[Distutils] Provisionally accepting PEP 517's declarative build system interface
ncoghlan at gmail.com
Sat Jun 3 06:38:47 EDT 2017
On 3 June 2017 at 19:45, Thomas Kluyver <thomas at kluyver.me.uk> wrote:
> On Sat, Jun 3, 2017, at 03:14 AM, Nathaniel Smith wrote:
>> If the pip devs don't trust build systems in general, but (as
>> suggested by copy_files discussion) are ok with trusting them if they
>> promise to be super trustworthy, alternate proposal:
>> - add a 'in_place_build_safe = True' hook, which indicates that the
>> build system has been carefully written so that this will generate the
>> same result as building an sdist and then building that; pip checks
>> for this to decide whether to build in place or to build an sdist
> I would use this for flit if it becomes part of the spec. I can see the
> rationale for not trusting build systems from the frontend's point of
> view, but it does feel like all potential build systems are being
> subjected to the same constraints we need for distutils/setuptools.
Think of it in terms of fire doors in a building: those exist not
because we expect all buildings to always be on fire, but because if
there *is* a fire, we want the building to be set up to limit the
ability of smoke and the fire itself to spread.
Breaking up a build pipeline is a similar notion: every stage of the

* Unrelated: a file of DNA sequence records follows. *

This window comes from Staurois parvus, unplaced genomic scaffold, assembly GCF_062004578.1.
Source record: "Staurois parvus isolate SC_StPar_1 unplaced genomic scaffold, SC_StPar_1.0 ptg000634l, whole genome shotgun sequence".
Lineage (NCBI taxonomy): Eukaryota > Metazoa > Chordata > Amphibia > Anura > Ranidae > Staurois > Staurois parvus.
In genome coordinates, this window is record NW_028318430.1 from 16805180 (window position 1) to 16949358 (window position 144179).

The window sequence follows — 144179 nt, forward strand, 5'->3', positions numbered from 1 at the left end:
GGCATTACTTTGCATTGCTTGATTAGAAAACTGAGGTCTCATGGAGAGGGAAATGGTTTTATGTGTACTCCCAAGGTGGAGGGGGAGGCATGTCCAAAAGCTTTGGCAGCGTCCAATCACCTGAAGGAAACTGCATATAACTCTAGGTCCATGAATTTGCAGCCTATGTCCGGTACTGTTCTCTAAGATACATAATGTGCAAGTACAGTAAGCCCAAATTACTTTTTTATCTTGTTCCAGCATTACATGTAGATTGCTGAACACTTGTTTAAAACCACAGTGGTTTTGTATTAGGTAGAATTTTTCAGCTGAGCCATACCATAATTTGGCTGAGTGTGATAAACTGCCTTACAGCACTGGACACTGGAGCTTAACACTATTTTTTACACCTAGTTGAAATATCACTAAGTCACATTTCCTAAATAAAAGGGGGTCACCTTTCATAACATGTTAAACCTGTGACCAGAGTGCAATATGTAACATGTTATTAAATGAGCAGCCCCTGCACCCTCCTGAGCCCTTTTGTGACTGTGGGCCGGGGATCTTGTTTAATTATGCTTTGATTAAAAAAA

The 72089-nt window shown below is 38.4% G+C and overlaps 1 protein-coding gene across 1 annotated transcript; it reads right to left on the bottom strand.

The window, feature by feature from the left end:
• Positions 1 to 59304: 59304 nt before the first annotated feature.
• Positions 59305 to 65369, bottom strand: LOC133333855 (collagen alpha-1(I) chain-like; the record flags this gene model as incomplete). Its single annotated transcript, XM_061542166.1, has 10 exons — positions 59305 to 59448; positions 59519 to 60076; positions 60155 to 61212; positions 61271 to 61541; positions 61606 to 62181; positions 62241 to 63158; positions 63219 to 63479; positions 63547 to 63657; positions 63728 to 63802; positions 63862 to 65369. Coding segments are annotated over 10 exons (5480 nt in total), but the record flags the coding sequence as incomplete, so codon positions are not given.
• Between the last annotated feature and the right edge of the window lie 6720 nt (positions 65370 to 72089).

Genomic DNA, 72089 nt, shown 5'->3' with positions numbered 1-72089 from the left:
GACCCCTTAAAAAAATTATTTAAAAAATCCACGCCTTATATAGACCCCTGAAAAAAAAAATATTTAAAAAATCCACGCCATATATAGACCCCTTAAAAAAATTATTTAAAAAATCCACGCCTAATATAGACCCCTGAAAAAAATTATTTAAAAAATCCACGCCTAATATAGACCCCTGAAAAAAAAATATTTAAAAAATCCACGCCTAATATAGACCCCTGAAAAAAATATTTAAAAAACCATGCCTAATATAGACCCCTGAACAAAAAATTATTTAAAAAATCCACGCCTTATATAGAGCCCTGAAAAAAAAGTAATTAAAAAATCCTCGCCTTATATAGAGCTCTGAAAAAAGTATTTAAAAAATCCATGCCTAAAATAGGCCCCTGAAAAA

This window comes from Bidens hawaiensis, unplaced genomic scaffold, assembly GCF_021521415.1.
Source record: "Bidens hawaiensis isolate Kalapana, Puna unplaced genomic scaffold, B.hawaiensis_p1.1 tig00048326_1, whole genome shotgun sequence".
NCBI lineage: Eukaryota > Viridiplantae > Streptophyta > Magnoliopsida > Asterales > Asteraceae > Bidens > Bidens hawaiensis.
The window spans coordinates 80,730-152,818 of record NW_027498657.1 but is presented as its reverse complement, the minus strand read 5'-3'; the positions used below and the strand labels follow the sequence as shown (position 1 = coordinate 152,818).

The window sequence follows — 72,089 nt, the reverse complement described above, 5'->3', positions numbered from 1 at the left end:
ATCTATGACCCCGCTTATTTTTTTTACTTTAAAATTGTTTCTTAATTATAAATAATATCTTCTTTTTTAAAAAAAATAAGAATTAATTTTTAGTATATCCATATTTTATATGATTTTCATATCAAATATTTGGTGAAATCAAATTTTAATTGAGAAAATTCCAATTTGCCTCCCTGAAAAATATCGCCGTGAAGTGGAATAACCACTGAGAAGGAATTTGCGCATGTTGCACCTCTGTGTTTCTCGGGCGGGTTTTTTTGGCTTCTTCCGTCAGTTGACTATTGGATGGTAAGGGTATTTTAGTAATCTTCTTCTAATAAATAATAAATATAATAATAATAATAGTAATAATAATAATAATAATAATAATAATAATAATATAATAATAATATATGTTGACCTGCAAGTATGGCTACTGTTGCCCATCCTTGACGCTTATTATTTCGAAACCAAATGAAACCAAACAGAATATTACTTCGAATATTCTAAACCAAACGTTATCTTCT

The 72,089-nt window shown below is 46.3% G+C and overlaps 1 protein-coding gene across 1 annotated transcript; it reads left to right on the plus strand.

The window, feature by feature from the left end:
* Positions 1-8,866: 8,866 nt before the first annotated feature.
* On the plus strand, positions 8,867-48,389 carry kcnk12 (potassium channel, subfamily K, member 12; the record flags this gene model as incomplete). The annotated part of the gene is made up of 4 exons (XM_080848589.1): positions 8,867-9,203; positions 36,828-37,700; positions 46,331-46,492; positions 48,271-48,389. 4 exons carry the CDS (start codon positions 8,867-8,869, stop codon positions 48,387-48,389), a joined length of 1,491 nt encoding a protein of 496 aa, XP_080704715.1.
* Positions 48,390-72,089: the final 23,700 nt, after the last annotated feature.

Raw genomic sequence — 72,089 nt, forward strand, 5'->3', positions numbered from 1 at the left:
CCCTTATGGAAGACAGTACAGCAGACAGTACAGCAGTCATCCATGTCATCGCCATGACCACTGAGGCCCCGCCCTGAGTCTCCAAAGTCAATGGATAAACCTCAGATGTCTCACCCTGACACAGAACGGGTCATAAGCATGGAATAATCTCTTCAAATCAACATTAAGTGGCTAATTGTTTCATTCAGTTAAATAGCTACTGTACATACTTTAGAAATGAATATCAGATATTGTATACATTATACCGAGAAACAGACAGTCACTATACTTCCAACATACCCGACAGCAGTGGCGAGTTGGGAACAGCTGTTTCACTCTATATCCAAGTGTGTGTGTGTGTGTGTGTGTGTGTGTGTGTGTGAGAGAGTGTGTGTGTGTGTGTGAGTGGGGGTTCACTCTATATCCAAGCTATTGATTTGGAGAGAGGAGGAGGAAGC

process is a potential location for bugs, but if you clearly delineate
the steps, you get better natural debugging support simply based on
the ability to identify which step in the pipeline is failing.
If there's only one "build it" hook (e.g. "python setup.py install"),
then folks debugging an installation failure are completely dependent
on the build backend for their ability to diagnose what's going on.
By contrast, if there's a certain process breakdown that backend
developers are obliged to support, then it raises the minimum required
level of debuggability, since it allows a frontend to execute the
build step-by-step and go:
1. Did the sdist generation or build tree extraction work? Yes, good.
2. Did the wheel metadata generation work? Yes, good.
3. Did the actual wheel build work? Yes, good.
If any one of those steps fails, the frontend (and hence the
frontend's users) naturally have more information than if the only
command available was "Build a wheel directly from this VCS checkout".
That kind of thing is less important for publishers and application
integrators (the majority of whom are dealing with dozens or maybe
hundreds of projects at most) than it is for platform integrators (who
are more likely to be dealing with thousands or tens of thousands of
different projects, and hence benefit more from systematic
improvements in fault isolation support).
Nick Coghlan | ncoghlan at gmail.com | Brisbane, Australia
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